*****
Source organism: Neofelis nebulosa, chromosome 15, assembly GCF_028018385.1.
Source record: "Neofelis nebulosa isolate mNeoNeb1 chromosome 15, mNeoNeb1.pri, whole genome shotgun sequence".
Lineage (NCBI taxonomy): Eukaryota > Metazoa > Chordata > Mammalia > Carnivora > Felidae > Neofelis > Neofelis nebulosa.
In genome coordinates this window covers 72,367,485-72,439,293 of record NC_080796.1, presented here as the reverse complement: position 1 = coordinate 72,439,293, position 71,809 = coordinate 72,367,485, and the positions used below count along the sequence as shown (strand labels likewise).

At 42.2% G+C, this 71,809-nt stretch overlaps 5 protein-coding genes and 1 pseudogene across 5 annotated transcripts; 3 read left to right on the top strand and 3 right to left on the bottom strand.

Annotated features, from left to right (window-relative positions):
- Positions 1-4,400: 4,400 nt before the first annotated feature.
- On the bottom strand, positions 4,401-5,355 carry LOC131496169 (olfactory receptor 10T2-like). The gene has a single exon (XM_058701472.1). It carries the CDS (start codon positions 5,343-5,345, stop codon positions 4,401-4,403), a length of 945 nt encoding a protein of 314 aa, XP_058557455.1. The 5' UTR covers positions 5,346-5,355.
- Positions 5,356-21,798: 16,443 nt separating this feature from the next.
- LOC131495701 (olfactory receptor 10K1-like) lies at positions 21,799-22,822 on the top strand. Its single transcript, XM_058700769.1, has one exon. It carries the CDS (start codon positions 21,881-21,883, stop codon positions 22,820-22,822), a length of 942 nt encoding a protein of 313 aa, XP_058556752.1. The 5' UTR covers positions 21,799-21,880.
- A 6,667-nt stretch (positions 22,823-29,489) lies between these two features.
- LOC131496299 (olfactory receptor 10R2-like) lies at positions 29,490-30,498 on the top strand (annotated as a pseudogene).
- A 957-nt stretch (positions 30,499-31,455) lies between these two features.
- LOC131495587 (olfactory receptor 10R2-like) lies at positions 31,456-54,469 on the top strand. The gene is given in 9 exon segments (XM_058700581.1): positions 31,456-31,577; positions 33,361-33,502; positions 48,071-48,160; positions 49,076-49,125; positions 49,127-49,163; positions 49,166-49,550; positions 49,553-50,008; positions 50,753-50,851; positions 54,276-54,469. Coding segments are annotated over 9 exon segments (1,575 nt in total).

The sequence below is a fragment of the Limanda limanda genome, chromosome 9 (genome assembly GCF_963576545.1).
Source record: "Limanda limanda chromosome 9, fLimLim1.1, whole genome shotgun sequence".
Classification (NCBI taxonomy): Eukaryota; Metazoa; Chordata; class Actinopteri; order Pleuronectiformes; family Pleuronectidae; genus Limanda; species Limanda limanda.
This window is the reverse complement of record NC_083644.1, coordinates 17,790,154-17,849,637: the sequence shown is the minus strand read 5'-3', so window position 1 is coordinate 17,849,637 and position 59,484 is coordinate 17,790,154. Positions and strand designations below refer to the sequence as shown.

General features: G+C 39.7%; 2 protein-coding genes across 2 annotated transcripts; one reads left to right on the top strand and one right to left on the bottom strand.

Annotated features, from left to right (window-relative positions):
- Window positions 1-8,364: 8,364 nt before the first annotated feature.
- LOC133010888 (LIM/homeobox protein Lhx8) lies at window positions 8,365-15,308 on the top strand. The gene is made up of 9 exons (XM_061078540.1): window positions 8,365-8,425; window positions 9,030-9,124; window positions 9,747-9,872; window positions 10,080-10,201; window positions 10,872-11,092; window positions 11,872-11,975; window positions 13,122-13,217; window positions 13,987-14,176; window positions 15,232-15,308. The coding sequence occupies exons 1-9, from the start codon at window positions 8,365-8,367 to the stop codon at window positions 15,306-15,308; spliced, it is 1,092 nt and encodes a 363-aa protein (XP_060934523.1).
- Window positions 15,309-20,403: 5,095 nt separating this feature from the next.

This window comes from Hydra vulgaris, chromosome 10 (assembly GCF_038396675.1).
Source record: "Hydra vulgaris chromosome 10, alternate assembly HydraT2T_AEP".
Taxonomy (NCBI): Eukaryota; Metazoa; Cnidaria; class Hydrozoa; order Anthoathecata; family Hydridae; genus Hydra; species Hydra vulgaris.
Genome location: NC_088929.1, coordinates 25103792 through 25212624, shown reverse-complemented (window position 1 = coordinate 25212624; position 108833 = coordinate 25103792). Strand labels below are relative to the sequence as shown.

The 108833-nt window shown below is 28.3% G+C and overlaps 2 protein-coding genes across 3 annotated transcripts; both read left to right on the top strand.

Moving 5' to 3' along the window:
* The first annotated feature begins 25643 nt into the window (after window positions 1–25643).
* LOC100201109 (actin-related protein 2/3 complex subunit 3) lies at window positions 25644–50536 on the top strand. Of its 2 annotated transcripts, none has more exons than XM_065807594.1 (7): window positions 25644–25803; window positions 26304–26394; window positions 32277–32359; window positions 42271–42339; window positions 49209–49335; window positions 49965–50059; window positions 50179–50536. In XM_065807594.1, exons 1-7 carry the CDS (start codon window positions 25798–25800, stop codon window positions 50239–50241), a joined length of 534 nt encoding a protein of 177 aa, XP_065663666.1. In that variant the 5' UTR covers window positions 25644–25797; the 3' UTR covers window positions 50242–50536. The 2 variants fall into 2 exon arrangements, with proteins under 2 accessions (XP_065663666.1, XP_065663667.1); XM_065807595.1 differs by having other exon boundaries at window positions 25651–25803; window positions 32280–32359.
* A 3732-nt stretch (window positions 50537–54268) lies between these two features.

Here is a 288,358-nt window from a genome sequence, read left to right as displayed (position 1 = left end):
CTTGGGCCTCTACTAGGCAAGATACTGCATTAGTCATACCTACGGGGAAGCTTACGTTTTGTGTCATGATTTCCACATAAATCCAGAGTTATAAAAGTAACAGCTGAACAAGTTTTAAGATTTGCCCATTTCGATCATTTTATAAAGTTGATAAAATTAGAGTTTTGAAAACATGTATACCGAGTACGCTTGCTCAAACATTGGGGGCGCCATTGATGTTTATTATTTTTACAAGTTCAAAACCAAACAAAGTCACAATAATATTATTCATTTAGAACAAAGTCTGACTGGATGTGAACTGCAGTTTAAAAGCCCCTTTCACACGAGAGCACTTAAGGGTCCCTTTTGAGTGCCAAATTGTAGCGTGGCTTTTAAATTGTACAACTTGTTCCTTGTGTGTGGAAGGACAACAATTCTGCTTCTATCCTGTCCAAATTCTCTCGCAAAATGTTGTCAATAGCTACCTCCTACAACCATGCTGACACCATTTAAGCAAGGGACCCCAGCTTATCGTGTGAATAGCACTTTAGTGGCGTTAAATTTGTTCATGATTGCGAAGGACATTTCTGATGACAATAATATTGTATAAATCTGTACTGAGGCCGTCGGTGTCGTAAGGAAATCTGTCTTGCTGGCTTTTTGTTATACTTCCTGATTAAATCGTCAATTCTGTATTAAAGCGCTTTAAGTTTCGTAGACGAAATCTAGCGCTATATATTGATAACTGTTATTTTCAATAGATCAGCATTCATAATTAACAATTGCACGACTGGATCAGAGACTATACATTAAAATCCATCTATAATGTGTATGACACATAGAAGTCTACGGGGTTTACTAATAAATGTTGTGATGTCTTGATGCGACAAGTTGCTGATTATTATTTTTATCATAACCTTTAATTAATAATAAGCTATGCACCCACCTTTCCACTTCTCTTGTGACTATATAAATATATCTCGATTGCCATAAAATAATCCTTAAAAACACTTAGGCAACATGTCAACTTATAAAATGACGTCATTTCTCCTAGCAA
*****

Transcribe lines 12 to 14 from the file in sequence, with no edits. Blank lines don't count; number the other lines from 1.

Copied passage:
- LOC131496299 (olfactory receptor 10R2-like) lies at positions 29,490-30,498 on the top strand (annotated as a pseudogene).
- A 957-nt stretch (positions 30,499-31,455) lies between these two features.
- LOC131495587 (olfactory receptor 10R2-like) lies at positions 31,456-54,469 on the top strand. The gene is given in 9 exon segments (XM_058700581.1): positions 31,456-31,577; positions 33,361-33,502; positions 48,071-48,160; positions 49,076-49,125; positions 49,127-49,163; positions 49,166-49,550; positions 49,553-50,008; positions 50,753-50,851; positions 54,276-54,469. Coding segments are annotated over 9 exon segments (1,575 nt in total).